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Black Woman Becomes The Interim CEO Of The Dallas Mavericks

Black Woman Becomes The Interim CEO Of The Dallas Mavericks

By Ryan Velez

The Dallas Mavericks front office is embroiled in recent accusations of s*xual misconduct, but in all of this, there may be one positive to take out of this. Owner Mark Cuban has appointed a Black woman, Cynthia Marshall as interim CEO of the Mavericks, and Black Enterprise recently had a chance to catch up with her and discuss her plans.

Meeting with the Mavericks for the first time this morning, she laid out a plan for the next month. It includes completing the internal investigation already launched by Mavericks owner Mark Cuban; personally meeting with each of the organization’s 141 employees; and formalizing a detailed process for transforming the organization’s dysfunctional culture and refining its operational effectiveness, with an emphasis on all systems and policies related to reporting and addressing employee complaints.

“We are committed to running a business of excellence,” said Marshall, in an exclusive phone interview with Black Enterprise. “Clearly we have work to do, and I walk in knowing that there’s a lot that I don’t know. But I do know how to lead, and how to effect necessary change in an organization.” She has inherited quite a challenge, but this is still a landmark moment for women in sports.

“Changing industries can be difficult under normal circumstances, but there will be a lot of people rooting for her and available to assist with the transition,” says Kathleen Francis, chair and president of Women in Sports and Events (WISE), the leading voice and resource for women in the business of sports. “It is a positive step to bring in someone with her experience and credentials. Adding women to the executive suite is always a good investment. That, coupled with the full support of ownership, will be critical to her success.”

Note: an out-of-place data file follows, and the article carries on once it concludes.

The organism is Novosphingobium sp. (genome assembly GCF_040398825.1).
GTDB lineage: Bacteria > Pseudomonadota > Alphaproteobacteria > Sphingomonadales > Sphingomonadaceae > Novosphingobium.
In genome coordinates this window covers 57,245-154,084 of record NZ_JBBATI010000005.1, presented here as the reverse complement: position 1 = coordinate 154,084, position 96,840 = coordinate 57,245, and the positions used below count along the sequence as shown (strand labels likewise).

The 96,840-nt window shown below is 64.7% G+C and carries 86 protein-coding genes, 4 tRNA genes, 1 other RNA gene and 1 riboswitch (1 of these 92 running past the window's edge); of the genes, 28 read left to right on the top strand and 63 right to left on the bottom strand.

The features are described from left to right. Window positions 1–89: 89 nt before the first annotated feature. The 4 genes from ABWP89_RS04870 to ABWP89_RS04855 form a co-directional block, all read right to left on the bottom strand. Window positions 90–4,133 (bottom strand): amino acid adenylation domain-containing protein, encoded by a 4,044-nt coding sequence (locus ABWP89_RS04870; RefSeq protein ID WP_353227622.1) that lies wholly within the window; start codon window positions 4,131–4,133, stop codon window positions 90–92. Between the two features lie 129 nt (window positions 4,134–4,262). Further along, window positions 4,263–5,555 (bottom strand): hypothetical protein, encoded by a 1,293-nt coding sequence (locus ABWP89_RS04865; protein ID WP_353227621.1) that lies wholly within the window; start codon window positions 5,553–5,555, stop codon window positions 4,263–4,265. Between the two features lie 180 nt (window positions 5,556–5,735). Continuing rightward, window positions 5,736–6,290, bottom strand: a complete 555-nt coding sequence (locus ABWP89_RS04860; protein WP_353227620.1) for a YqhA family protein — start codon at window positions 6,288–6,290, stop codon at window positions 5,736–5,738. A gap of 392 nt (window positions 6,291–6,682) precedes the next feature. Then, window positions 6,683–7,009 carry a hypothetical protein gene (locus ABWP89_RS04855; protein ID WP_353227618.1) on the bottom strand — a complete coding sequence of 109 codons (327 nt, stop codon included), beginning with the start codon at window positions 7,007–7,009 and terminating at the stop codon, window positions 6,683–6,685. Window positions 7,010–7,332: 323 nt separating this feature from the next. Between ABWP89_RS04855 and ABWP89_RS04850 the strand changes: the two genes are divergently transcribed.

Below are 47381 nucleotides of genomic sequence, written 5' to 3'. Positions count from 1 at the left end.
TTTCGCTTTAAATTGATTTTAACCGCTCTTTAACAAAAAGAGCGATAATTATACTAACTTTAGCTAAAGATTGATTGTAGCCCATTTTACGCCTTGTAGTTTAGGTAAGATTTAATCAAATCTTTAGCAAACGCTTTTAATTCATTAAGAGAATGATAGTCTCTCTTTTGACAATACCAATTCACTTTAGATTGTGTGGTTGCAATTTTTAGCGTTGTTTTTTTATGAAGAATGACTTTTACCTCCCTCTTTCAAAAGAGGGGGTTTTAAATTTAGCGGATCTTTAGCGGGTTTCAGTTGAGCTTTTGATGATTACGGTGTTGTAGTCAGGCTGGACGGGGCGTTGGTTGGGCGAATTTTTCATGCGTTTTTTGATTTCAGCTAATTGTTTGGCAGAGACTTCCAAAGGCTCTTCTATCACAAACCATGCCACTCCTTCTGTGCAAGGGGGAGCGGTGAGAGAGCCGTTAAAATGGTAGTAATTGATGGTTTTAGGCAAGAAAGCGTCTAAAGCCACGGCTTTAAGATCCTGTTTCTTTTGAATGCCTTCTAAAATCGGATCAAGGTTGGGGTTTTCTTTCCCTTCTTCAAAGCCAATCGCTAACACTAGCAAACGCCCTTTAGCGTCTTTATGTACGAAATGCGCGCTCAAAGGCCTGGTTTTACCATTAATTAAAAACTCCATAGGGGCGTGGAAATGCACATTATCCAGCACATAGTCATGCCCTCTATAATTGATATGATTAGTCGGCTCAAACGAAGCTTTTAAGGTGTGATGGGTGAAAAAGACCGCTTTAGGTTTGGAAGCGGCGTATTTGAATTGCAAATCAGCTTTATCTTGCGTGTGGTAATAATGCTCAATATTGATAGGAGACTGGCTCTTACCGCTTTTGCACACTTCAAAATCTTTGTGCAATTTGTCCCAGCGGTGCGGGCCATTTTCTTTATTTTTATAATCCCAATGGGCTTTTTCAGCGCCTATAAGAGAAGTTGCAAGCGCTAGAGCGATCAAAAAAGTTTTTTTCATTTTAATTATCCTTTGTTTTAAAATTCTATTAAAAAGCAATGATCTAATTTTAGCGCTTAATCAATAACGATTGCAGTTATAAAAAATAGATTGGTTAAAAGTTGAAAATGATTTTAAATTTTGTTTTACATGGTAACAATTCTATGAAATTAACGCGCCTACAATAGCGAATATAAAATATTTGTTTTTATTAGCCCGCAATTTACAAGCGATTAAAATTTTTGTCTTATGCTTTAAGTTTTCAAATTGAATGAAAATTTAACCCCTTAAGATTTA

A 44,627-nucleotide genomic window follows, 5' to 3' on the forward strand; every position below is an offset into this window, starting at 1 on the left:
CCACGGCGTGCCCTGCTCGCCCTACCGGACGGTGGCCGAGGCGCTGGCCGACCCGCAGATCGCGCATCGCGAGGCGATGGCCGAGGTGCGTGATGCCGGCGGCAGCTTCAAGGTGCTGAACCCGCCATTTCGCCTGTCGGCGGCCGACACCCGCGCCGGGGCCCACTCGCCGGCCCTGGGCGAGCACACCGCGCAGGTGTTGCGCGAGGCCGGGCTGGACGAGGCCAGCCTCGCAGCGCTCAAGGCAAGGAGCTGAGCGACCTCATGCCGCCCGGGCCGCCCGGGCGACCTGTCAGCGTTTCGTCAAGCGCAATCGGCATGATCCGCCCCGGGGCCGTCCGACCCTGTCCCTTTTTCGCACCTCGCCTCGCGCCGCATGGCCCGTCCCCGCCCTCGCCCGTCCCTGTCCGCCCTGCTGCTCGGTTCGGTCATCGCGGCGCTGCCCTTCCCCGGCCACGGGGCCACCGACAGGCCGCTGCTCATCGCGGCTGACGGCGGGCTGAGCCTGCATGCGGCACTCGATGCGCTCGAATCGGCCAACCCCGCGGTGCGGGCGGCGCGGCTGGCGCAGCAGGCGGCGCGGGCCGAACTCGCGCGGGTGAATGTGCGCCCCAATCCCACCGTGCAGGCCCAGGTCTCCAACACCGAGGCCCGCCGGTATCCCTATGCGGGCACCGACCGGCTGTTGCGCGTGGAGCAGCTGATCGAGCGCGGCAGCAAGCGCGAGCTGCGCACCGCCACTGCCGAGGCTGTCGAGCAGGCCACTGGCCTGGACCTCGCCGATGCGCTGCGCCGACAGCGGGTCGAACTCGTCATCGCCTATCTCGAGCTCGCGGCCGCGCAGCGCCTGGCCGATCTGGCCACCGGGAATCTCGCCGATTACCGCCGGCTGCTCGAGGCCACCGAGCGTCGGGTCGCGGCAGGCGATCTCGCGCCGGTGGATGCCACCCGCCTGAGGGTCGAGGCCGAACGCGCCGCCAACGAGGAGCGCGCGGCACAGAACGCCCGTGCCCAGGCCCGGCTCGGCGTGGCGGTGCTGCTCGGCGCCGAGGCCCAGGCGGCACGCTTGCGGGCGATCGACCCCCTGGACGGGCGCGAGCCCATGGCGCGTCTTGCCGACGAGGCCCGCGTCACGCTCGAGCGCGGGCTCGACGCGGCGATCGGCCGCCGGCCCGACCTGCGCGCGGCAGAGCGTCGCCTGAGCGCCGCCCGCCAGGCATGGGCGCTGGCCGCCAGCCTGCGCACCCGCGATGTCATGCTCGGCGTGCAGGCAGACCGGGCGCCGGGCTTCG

So, in a time where all eyes are on her, why would Marshall rise to the challenge? For her, it’s a matter of personal commitment. “It infuriates me that we’re living in a time when people are being victimized in this way,” says Marshall. “I’m always talking about being mad and making a difference. When this call came, I thought, I can’t just sit on the sidelines. Instead of yelling at the TV, I’m being called into service. I’m doing this for the sisterhood, and because Mark Cuban is serious about changing the culture.”

She will be reporting to Cuban who, she says, joked that he will report to her. “His point was, if there’s something he needs to do differently, I need to let him know,” says Marshall. “Our goal is for the Dallas Mavericks organization to be a great place to work for everyone, a place of character where all individuals feel safe and feel good about going to work, and are held accountable for their actions.”


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